11

The best repair for this problem is to cut the trap from the drain pipe, glue on an ABS 1 1/2 inch (or same pipe diameter as existing pipe) coupling and than a short section of new pipe long enough to bring the trap under the sink tail piece. You wll have a little bit of leeway because the trap section can pivot from the threaded connection.


10

If that leg can be unscrewed and moved over 1/2 inch, that would be my first choice. If not, then I'd get a coping saw and cut the leg to fit the trim.


6

You are "f'ing" crazy if you think that raising part of your floor is easier than doing some very very minor concrete work. There are all these gotchas for raising a floor and then finishing it so it doesn't look ghetto. Now for doing it right there is breaking concrete, creating a bed for pipe, laying pipe, backfilling, and then adding in ...


4

Trimming the bottom will not create moisture issues--nearly every wall in existence has a gap at the bottom. If you're relying on drywall to handle moisture you should hang up your hammer. Trim away, and if the drywall offends thee by refusing to lie flat, pluck it out. Drywall is cheap and if it's behind tile anyway you can patch in as you see fit. Either ...


4

Those shaver sockets are actually a small transformer with 1:1 windings. That provides mains voltage in, and the same voltage out. The only difference is the output voltage is "fully floating" with absolutely no ground return or reference. You could accidentally touch the voltage and the faucet with no current flow. The only way to get a shock ...


3

With a 9’ ceiling you can do what you want without cutting the slab. The only negative is there will be a step into the bathroom (not a horrible thing I have had to do this for a 1/2 bath because the drain itself was directly below the slab on 1 house. I would be aware if there are roughed in showers, those traps will be below the concrete normally and you ...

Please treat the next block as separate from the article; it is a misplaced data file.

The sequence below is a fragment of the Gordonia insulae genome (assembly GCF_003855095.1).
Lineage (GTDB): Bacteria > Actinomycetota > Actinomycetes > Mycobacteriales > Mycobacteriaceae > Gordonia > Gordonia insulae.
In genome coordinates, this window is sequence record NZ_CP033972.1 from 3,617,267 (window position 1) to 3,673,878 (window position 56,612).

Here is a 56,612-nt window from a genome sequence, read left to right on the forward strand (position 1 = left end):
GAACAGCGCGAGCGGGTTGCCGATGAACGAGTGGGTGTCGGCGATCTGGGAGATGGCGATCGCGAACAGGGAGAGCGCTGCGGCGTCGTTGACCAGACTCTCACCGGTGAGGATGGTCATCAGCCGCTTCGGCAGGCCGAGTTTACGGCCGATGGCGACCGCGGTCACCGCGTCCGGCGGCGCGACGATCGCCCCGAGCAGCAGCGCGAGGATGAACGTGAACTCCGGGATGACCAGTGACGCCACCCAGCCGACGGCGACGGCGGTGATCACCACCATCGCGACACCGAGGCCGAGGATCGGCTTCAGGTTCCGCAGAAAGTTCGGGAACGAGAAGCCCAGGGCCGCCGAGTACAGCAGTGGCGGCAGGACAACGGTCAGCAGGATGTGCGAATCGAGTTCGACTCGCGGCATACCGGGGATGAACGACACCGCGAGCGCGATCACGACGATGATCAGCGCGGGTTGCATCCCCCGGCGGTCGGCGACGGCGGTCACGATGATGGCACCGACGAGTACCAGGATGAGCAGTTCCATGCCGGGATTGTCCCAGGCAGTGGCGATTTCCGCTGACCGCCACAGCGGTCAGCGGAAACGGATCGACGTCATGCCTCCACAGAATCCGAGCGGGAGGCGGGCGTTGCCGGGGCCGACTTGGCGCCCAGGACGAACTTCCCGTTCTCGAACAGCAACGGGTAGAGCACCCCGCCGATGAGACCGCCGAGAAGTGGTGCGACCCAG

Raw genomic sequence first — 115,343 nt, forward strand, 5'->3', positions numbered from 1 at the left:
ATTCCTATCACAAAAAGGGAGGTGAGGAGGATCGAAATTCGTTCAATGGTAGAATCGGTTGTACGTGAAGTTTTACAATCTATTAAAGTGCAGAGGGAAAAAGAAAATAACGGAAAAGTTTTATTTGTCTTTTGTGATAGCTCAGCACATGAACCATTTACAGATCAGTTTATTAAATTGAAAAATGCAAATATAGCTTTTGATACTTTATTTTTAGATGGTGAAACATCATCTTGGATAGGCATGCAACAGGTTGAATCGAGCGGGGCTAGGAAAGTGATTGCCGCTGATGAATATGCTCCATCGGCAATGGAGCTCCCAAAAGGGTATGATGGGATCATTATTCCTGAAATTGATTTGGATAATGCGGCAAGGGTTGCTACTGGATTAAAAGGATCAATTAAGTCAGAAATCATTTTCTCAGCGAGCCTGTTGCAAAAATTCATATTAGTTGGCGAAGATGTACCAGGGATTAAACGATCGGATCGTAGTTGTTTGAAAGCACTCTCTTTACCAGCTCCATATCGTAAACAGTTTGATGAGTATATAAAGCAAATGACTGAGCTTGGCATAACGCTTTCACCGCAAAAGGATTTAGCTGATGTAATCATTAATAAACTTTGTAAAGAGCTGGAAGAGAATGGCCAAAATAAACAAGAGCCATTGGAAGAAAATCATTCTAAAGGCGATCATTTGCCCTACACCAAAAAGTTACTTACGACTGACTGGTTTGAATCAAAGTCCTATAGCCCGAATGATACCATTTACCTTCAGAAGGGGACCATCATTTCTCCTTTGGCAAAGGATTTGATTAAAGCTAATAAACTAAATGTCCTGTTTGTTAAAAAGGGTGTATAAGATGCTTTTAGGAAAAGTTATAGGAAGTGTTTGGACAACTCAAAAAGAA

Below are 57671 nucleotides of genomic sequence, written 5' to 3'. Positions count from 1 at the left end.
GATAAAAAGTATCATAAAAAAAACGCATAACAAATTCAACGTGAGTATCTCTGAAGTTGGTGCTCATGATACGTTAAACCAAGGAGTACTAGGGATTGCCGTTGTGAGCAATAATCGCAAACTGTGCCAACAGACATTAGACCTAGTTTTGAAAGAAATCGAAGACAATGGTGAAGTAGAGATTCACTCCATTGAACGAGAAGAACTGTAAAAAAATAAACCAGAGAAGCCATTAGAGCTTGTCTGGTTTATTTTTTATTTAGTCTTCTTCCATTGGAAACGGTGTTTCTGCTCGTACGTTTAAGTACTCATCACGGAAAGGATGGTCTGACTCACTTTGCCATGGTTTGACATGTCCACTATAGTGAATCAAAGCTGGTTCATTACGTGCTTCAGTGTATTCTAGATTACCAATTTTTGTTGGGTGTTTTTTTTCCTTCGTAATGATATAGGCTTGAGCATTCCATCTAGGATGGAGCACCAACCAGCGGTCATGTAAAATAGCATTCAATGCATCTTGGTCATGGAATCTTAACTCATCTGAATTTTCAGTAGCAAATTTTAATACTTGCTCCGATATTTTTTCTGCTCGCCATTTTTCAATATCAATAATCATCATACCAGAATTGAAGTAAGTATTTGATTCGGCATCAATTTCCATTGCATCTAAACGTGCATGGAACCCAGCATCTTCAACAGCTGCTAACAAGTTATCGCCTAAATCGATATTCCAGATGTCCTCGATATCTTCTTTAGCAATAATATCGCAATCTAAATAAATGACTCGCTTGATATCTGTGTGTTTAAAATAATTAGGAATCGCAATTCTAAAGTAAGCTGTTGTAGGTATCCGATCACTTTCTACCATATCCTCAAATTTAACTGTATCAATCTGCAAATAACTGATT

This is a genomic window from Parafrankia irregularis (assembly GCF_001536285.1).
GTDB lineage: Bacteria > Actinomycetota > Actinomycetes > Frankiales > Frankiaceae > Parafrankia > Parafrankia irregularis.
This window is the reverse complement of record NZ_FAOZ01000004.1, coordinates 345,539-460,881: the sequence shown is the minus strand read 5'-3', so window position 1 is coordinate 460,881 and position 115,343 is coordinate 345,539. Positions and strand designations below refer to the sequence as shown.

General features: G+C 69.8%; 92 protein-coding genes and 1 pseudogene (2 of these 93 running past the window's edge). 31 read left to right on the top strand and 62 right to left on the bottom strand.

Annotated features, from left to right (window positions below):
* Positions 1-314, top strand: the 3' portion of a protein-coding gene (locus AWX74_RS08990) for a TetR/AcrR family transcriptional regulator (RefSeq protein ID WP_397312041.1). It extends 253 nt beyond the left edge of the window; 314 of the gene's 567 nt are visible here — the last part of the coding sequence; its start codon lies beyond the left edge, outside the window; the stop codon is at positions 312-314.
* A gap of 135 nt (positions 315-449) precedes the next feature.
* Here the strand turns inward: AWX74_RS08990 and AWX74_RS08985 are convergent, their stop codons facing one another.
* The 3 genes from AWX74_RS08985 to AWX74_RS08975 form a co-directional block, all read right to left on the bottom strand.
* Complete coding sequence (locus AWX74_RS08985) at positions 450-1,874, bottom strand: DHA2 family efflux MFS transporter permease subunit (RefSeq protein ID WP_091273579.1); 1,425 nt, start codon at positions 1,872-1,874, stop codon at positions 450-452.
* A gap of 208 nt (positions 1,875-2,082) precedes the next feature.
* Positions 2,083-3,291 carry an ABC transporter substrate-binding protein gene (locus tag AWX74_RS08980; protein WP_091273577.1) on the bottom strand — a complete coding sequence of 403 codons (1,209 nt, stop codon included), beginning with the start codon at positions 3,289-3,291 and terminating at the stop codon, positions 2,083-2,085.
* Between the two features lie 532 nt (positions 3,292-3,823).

3

I have renewed dozens of these fans for customers when they start getting noisy or just plain stop. Almost all of these motors are shaded pole motors with super cheap “oil light bushings”, this bushing acts like a bearing but doesn’t move. The bushing is a porous bronze that wicks oil from the wick around the bearing. If they are still spinning a few drops ...


2

I have run into this several times, the least expensive method I have found is to remove the plate and use grout, epoxy grout in this case I can’t tell if there is backing but hot glue on a paint stir stick really works , any epoxy that is fast setting could also hold something in place. Then fill with the appropriate color (white in this case) grout. I like ...


2

I think you have a good plan except do not fill the gap with thinset, leave a small gap between the cement board and the tub and fill with caulk. You could apply some of the Mapei on the first few inches of the cement board.


2

A crow’s foot wrench is a suitable tool for this or a plumber’s wrench which works left or right. See basin wrench at Home Depot...


2

if a GU16 bulb, then you have to push -in- and turn. This is due to the little 'nubs' on the end of the connectors


1

If the water is not currently leaking that means that there is not an issue with a leaky pipe, but that water was flowing down the path of least resistance; i.e. the shower to the floor? The circumstances that you have related seem to point to the shower head being placed on the floor as the cause of your damage. To rule out other causes it would be best to ...